Australia, the driest country on Earth, eliminates basic climate science research

Virtually all the climate scientists working at Commonwealth Scientific and Industrial Research Organisation — Australia's answer to NASA — have been fired or moved out of climate research.

Australia is the driest nation on Earth. Last September, a Parliamentary coup ousted Tony Abbot, a notorious climate denier, replacing him with Malcolm Turnbull, viewed as being friendlier to climate science.

In January, Larry Marshall, "a Silicon Valley entrepreneur," was made CSIRO's CEO, and declared that CSIRO's focus would be "innovation" rather than "basic science" — similar to the positions of other notorious climate denier governments, like the former Harper regime in Canada.

Marshall stated that "climate change is now settled science, and basic research is no longer needed."

Governments are generally viewed as the best funders of basic science, performing the economically vital role of developing scientific knowledge itself, from which industry draws inspiration for new products and services. Australia's climate science is some of the best and most important in the world, and is authoritative on the impacts of climate change on the southern hemisphere.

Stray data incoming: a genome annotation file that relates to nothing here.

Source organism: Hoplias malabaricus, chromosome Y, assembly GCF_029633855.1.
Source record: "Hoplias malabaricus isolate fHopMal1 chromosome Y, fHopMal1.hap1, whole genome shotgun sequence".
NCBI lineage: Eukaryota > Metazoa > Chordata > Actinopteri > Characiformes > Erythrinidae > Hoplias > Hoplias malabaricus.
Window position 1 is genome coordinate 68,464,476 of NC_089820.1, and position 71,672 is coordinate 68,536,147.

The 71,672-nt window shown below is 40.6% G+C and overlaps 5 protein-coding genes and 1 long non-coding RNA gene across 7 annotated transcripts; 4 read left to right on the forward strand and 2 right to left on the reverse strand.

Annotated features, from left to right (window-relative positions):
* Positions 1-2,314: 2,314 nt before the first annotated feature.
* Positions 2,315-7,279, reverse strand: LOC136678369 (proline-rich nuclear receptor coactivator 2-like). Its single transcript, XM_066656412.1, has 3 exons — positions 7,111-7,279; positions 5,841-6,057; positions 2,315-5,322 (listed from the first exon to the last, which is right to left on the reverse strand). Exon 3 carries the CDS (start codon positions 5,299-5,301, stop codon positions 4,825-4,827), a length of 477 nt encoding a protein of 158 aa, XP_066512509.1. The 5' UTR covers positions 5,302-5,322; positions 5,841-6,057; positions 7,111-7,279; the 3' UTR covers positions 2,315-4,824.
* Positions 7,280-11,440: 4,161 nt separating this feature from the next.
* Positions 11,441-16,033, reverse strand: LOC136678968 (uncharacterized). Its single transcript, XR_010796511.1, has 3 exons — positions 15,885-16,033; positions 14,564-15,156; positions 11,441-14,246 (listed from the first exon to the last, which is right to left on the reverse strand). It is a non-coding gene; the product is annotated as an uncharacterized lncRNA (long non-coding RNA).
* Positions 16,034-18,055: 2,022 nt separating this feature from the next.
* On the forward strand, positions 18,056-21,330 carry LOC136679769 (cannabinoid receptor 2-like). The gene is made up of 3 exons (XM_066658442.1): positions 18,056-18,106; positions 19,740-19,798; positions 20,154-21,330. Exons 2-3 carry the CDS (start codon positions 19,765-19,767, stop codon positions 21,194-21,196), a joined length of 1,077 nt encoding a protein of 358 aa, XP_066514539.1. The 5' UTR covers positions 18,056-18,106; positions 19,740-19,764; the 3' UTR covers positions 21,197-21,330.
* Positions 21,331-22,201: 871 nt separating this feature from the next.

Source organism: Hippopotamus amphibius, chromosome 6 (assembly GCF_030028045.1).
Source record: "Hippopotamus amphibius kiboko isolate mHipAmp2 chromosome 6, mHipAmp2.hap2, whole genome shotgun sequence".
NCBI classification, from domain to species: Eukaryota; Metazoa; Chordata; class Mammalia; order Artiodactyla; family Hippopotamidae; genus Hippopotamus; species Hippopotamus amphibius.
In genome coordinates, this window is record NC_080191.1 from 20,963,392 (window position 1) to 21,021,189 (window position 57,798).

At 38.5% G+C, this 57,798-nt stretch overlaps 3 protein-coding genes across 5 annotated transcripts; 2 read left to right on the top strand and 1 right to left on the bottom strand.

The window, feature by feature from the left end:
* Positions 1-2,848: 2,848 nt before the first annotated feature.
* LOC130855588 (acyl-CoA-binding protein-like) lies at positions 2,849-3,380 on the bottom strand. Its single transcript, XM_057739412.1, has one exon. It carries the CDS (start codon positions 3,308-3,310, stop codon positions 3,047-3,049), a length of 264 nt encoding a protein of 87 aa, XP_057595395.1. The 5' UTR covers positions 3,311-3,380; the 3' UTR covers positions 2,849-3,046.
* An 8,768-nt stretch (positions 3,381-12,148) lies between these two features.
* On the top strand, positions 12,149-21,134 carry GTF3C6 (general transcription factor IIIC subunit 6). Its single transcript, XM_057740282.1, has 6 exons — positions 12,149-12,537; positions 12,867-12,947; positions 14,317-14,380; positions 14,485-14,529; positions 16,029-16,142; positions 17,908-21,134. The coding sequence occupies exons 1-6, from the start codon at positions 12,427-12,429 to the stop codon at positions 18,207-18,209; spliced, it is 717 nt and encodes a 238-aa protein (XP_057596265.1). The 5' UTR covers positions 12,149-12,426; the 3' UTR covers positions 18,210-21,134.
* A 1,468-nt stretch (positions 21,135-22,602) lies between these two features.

CSRIO is a federally funded research agency akin to NASA in the United States. Its climate change program is the largest in the nation and the most advanced in the Southern Hemisphere, a part of the world that is 80 percent ocean and is home to 12 percent of the world's population. The bottom half of the planet has historically been understudied, a problem because gaps in monitoring the Southern Hemisphere mean gaps in understanding the global climate. CSIRO began filling in some gaps in the 1970s.

"This is not about just Australia," another CSIRO scientist said. "Australia plays a very important role in measurements in the Southern Hemisphere."

Australia Cuts 110 Climate Scientist Jobs
[Gayathri Vaidyanathan/Scientific American]

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